'Saturday Night Live' features its own Fauci and Birx to explain vaccine rollout
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“Saturday Night Live” spoofed the approval of Pfizer's COVID-19 vaccine in the opening of the sketch comedy show’s most recent episode.

In the cold open, Anthony FauciAnthony FauciThe Hill's Morning Report - ObamaCare here to stay Overnight Health Care: Takeaways on the Supreme Court's Obamacare decision | COVID-19 cost 5.5 million years of American life | Biden administration investing billions in antiviral pills for COVID-19 Ex-Trump doctor turned GOP lawmaker wants Biden to take cognitive test MORE, played by Kate McKinnon, explained to Beck Bennett’s Wolf Blitzer that the Pfizer-BioNTech vaccine had been first approved in the U.K.

“We’re doing this vaccine World War II-style,” the “SNL” version of the nation’s top infectious diseases expert said. “We made England go in first. Tom Hanks will make 10 movies about it and when it's all over you'll be able to kiss any nurse you want."

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McKinnon’s Fauci and Heidi Gardner’s Deborah BirxDeborah BirxEx-Biden adviser says Birx told him she hoped election turned out 'a certain way' Tulane adds Hunter Biden as guest speaker on media polarization The Hill's 12:30 Report - Presented by ExxonMobil - Supreme Court announces unanimous rulings MORE went on to explain how health-care workers would be prioritized to receive the vaccine, followed by “anybody named Mildred.”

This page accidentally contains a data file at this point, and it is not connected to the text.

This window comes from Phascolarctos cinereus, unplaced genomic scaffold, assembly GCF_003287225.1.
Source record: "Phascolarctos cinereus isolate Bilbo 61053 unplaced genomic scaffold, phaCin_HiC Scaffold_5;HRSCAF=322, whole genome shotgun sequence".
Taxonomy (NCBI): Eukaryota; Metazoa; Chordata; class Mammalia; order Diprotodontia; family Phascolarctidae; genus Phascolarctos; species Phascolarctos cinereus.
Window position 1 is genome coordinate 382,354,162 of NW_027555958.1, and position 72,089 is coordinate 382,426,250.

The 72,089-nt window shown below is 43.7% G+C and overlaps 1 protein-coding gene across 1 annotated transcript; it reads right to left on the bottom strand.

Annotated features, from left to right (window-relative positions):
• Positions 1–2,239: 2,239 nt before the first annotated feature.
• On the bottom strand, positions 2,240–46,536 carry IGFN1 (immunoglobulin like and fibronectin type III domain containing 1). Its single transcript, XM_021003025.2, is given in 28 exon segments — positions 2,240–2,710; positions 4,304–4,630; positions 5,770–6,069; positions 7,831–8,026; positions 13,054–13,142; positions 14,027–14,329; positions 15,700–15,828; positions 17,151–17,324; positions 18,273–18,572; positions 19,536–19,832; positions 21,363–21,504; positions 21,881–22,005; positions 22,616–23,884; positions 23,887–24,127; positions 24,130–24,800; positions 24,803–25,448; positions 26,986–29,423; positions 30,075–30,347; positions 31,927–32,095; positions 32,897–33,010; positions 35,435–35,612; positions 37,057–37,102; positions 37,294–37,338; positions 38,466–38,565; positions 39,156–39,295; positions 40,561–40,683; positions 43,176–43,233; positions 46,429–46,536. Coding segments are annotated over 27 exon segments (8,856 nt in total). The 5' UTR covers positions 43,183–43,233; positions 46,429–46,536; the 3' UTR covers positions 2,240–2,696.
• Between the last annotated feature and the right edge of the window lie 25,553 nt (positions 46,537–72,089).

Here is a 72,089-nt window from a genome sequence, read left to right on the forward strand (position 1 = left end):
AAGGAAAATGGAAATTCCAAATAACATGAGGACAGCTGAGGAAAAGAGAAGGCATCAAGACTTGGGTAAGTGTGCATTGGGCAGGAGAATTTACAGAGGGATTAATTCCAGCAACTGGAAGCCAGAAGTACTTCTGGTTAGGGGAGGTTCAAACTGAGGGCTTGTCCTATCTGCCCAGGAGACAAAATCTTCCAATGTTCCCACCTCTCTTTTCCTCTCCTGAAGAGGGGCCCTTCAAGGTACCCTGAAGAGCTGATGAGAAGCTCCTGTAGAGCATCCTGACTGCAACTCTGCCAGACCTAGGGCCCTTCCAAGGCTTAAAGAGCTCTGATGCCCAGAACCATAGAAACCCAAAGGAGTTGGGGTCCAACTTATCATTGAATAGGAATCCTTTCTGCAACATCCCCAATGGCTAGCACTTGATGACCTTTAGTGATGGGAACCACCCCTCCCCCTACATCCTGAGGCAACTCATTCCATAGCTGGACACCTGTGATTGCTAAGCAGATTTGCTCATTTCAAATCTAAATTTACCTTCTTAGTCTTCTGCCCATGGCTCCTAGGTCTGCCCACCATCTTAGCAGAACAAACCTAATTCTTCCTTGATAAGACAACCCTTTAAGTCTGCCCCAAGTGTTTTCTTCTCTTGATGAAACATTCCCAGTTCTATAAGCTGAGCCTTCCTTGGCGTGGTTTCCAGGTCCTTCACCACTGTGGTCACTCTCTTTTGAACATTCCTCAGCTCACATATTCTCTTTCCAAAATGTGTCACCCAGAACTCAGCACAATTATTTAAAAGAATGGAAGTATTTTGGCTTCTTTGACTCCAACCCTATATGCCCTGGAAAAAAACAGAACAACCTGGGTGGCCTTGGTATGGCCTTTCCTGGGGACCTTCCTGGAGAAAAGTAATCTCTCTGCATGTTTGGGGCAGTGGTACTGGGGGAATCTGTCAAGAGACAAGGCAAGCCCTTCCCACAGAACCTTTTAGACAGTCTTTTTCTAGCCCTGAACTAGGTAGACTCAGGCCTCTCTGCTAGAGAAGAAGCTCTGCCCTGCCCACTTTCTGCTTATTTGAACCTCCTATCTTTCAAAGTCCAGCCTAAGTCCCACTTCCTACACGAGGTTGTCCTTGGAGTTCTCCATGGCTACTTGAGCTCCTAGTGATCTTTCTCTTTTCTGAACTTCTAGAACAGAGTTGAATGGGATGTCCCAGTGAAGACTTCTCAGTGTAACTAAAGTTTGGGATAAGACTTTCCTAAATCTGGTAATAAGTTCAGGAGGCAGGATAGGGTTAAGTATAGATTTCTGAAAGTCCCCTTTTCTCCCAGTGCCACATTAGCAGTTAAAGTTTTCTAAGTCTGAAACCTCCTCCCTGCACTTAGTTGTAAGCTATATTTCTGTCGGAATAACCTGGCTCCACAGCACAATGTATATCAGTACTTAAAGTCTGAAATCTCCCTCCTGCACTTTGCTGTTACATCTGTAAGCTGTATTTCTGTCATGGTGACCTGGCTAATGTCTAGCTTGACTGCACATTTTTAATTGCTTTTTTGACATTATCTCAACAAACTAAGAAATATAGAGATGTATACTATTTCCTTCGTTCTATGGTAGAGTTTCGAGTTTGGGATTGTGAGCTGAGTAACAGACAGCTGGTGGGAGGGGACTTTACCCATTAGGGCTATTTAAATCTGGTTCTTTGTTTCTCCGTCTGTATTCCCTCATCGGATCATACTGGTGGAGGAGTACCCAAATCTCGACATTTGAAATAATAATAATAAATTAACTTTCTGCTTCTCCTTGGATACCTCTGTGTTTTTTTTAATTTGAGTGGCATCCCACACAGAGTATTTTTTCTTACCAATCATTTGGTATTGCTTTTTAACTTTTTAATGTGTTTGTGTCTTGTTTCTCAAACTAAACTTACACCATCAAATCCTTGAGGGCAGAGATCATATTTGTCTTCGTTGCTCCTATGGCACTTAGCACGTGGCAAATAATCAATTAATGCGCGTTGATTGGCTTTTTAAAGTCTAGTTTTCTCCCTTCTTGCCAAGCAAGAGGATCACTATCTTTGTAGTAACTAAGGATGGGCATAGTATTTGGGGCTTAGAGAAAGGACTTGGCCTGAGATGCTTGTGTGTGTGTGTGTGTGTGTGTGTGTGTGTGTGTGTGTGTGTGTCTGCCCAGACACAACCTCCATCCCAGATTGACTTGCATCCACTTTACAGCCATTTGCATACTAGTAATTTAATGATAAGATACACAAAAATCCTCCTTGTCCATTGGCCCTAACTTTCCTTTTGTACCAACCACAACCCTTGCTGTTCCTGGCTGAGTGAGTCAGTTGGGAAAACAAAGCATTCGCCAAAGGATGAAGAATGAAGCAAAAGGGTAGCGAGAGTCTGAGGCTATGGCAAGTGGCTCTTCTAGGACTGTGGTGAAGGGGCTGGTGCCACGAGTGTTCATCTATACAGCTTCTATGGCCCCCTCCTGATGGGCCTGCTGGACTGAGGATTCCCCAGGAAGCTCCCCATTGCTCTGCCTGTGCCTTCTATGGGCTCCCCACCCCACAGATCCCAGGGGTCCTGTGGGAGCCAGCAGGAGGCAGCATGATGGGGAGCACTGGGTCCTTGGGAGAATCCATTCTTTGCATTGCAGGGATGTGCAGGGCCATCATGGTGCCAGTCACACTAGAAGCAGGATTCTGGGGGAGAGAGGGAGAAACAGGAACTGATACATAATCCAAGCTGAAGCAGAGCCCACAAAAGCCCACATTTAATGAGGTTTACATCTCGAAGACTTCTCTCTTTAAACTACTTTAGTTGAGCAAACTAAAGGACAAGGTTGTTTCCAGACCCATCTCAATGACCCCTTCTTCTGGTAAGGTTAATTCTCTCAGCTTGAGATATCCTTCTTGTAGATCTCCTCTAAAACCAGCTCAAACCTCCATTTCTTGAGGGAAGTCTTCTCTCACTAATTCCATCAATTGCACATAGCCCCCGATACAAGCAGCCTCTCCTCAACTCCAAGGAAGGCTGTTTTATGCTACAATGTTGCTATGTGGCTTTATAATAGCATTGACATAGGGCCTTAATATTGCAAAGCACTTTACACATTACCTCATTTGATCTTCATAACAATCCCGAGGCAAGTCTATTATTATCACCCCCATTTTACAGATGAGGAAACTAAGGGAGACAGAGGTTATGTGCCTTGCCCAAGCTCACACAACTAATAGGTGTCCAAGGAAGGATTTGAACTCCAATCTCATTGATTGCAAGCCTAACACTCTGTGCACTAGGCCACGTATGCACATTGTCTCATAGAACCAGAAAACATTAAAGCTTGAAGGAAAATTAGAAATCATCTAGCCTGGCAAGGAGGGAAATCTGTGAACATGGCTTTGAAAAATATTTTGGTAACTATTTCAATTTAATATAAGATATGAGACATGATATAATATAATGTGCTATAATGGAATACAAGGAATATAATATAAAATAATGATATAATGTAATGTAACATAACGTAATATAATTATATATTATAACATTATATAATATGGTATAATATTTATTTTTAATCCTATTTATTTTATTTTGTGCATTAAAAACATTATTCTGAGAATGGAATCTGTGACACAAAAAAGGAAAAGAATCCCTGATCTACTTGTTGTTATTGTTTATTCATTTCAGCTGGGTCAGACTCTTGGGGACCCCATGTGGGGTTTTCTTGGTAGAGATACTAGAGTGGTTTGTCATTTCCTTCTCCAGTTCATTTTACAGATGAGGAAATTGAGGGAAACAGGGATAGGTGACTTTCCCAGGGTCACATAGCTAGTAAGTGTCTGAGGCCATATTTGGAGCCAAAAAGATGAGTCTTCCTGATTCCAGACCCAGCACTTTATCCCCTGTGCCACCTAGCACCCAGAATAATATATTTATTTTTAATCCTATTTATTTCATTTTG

The sketch also lampooned Fauci’s unlikely status as a semi-ironic sex symbol during the pandemic as a bra hit him in the face midsentence.

"Throughout this whole thing, I've been the only one saying facts, so some people got a crush on me,” McKinnon’s Fauci explained.

"If enough Americans get this vaccine, you'll all forget who I am," "Fauci" continued. "That's my goal: To have zero name recognition with Americans. That would mean I did my job well."

Gardner’s Birx outlined the varying state schedules for the vaccine rollout, including how "in New York, the vaccine's vessel will be very thin on the bottom whereas in Chicago, it'll be more of a deep dish."

Gen. Gustave Perna, head of the Trump administration’s Operation Warp Speed, said Saturday that states will begin receiving the first doses of the vaccine Monday after the Food and Drug Administration granted an emergency use authorization the previous evening.